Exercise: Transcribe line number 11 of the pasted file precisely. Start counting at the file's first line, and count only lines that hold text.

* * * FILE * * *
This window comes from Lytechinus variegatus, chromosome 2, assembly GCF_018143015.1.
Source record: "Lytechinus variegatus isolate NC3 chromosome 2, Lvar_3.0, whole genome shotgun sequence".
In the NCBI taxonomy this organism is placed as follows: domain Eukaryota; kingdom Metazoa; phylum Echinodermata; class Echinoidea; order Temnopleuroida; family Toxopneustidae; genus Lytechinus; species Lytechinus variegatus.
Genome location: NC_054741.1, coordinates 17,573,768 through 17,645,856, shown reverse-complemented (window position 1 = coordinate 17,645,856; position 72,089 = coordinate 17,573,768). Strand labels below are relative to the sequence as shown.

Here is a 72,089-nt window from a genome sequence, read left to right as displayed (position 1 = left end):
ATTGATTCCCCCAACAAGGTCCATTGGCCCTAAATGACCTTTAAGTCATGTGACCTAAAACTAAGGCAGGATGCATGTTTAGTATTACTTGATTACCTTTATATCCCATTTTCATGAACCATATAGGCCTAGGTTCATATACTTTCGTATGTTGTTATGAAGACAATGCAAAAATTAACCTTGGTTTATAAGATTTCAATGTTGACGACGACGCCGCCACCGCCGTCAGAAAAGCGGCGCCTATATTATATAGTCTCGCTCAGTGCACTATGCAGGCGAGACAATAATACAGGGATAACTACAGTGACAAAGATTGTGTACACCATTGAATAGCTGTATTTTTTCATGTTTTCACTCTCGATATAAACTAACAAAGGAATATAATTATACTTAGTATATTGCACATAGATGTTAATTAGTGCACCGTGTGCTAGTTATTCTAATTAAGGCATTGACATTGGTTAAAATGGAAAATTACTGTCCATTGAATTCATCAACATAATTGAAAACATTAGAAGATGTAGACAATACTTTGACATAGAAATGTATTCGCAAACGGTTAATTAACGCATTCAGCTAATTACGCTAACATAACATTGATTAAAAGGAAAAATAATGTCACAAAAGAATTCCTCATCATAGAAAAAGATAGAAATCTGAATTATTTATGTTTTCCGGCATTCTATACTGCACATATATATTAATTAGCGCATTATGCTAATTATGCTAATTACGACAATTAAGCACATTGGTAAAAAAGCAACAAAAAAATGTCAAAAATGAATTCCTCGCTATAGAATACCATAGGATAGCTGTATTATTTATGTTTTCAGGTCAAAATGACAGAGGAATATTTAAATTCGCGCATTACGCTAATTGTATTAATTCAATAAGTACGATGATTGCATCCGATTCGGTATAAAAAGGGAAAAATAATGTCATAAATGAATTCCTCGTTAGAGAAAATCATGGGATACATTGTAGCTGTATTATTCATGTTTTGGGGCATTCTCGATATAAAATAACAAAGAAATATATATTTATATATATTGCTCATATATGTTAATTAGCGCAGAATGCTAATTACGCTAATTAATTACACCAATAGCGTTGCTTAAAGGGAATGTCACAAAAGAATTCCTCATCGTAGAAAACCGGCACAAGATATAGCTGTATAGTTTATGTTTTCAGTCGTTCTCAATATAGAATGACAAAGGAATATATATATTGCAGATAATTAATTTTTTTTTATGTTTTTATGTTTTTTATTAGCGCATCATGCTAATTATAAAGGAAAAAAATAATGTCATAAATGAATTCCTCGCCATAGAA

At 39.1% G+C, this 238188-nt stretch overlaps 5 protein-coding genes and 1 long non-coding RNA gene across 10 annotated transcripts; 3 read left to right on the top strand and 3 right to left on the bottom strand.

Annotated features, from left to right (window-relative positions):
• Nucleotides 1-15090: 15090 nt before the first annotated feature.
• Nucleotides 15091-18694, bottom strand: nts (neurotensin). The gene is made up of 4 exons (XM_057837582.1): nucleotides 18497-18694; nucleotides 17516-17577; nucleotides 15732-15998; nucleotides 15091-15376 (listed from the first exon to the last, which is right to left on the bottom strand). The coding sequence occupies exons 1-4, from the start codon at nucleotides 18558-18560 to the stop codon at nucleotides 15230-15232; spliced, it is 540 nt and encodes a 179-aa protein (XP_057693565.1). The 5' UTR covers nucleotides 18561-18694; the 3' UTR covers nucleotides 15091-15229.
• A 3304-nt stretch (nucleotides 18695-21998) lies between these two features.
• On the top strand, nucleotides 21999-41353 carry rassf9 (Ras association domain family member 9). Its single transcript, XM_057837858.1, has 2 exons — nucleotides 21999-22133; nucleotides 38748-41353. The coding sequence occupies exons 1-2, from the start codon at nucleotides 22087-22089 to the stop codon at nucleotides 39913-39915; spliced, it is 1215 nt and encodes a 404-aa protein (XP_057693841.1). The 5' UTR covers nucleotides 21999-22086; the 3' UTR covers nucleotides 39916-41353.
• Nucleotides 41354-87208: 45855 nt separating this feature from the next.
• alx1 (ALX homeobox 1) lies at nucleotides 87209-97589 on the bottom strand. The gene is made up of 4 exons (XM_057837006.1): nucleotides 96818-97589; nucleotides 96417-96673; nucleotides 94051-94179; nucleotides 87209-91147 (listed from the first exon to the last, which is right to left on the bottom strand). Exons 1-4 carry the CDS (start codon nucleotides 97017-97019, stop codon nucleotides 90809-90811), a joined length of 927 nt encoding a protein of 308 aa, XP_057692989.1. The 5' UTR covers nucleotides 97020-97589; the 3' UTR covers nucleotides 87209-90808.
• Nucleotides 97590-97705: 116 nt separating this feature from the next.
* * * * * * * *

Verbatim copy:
• A 3304-nt stretch (nucleotides 18695-21998) lies between these two features.